We live comfortably in a restaurant black hole. Sydney critics and columnists frequently rave about places in inner-city Surry Hills, the CBD, Bondi beach and the Lower North Shore. Although we’re still in the Inner West, they rarely come near us. The hipsters have not reached out this far. More tellingly, we live in a weird gap between maps in the Sydney Morning Herald’s Good Food Guide.
We’re left alone in our guidebook black hole with probably 40 restaurants within an easy walk. Along with a big choice of Chinese styles, we have a sprinkling of every other necessary type, including a fine diner. Okay, it’s actually just within a map, and a long walk so that we usually drive, but I speak of Sixpenny at Stanmore.
The two chefs, Dan Puskas and James Parry, found the restaurant’s name in my One Continuous Picnic. In the second half of the nineteenth century, numerous “sixpenny restaurants” catered to the urban labour force boom in Melbourne and Sydney.
Sixpenny describe themselves as a “little restaurant”, and there’s nothing grand about it – except for their charm, sommelier Dan Sharp’s selections, and their seriously great cooking, with much from the restaurant’s backyard and even more now from their own farm near Bowral. And their crab and macadamia … take a look (that’s it above). We’re talking quietly world class.
Living in a black hole, we tend to keep recommendations to ourselves, but the secret’s leaking out, and last night they were announced as No. 8 in the Australian Financial Review’s Top 500 – with rankings of the top 100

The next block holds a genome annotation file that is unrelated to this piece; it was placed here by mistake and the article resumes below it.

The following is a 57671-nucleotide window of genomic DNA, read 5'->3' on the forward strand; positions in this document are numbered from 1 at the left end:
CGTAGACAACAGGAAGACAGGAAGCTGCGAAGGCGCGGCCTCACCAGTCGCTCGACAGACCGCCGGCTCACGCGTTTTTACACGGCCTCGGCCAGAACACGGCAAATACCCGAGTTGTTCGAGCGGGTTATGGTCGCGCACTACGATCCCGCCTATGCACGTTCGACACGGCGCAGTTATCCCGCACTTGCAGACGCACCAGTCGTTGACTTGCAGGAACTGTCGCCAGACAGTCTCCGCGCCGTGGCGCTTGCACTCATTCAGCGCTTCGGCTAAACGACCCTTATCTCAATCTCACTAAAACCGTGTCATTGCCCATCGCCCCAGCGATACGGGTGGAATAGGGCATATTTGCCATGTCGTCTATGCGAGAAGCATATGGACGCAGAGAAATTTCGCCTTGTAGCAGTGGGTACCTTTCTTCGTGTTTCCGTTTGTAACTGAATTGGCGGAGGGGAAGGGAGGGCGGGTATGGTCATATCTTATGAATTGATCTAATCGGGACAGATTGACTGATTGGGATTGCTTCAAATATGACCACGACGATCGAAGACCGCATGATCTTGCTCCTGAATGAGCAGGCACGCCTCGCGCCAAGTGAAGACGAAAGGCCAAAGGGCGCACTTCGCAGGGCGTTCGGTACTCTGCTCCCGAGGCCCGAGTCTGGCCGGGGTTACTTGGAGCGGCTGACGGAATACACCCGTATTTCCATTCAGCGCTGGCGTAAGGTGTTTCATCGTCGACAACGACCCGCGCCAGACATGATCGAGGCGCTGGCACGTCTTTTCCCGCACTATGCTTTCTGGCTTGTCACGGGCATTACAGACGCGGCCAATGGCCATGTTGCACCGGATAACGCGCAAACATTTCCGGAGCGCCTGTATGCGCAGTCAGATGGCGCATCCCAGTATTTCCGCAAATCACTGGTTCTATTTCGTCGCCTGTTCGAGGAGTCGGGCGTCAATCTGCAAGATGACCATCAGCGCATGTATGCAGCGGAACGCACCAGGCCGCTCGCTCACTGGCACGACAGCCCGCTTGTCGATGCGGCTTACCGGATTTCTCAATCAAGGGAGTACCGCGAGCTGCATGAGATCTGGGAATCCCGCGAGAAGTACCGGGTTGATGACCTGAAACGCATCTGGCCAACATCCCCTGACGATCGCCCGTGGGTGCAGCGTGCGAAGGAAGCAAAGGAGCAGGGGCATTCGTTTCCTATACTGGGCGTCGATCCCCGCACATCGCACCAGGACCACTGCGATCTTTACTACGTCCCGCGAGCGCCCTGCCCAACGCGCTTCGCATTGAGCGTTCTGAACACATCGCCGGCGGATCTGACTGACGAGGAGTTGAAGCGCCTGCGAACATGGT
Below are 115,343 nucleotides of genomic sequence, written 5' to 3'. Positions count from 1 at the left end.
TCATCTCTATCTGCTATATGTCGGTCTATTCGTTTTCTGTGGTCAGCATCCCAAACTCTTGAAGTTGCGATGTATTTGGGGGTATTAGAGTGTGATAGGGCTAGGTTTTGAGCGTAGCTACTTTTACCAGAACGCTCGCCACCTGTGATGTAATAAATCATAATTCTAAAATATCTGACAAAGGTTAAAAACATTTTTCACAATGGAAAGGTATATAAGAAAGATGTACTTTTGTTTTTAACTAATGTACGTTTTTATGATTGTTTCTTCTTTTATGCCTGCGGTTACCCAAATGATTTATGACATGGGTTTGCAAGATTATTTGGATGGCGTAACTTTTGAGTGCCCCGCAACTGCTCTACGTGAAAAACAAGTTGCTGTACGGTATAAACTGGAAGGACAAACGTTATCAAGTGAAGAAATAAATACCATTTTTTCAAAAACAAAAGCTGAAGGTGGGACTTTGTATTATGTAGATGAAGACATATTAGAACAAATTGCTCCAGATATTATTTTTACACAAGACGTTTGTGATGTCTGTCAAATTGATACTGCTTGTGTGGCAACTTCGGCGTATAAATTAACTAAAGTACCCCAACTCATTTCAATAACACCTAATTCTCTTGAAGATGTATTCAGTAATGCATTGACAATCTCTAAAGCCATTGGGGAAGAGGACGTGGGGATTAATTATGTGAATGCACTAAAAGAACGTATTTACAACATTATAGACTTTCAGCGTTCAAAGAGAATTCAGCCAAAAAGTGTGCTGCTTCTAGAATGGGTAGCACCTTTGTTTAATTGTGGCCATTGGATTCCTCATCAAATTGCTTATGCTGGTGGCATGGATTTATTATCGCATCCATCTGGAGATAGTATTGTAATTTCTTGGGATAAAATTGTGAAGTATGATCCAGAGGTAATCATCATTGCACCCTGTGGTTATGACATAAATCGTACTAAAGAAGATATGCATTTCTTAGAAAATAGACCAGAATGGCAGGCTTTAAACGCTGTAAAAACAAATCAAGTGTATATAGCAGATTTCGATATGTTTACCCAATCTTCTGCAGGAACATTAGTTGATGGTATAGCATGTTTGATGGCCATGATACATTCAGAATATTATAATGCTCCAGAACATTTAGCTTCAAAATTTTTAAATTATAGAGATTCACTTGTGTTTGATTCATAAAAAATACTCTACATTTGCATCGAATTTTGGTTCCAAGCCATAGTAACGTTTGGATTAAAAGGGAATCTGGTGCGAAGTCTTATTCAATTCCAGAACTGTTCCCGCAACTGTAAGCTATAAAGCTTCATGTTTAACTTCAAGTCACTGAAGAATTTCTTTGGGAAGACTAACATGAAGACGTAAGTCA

When challenged the other day to nominate good restaurants in the city of Tallinn, and never having been there, I found online the Flavours of Estonia with that country’s Top 50 selected in a two-stage process – gathering the recommendations from restaurateurs themselves, and then importing critics to make the final pick. The Australian version merely asks the industry, and a computer.
The results reveal the method’s inadequacies. I have only been to something like 20 of the top 100, and sometimes only once to a place, but even my experience shows unevenness.
As I say, I accept Sixpenny deserves to rank at least at No. 8. I must get to Sydney’s Sepia one day, and could well believe it’s No. 1, or close to it. As well as dining twice at Melbourne’s Attica (No. 2), I had a week of Ben Shewry’s cooking when he joined me while writer-in-residenceat Stratford Chefs’ School in Ontario, Canada. So, I can confirm that Attica is correctly placed in the very top rank.
I’ve dined in two manifestations of Vue de Monde (not sure why it’s not spelled Vue du Monde), and can believe No. 6. Still in Melbourne, and not everyone’s favourite, but I used to be almost a regular lunch-goer at Cafe di Stasio at St Kilda – a great restaurant at No. 20. And then there’s Sean’s Panaroma in Bondi. I would put it higher than No. 39. But that’s far from the list’s oddest ranking.
I tend never publicly to bag bad experiences, so won’t cite a couple of over-rated places. But let’s just look at Adelaide’s top two. Both good, and Magill Estate is believable at No. 44. But Orana at No. 47?
Admittedly only been once, and I had some criticisms (about the need to make the space feel slightly warmer, and not relying on just one glass of champagne to last through all those fabulous introductory snippets), but surely Orana should have been placed much nearer the very top.
At least on our night, I reckon Jock Zonfrillo took Australian cooking in a new direction. Perhaps his fellow chefs have not yet had the chance to get there, or the computer isn’t all that clever, but for finally showing native foods as something supreme …
It’s expensive, so I won’t say to rush, but if you get the chance, let me know if I’m wrong.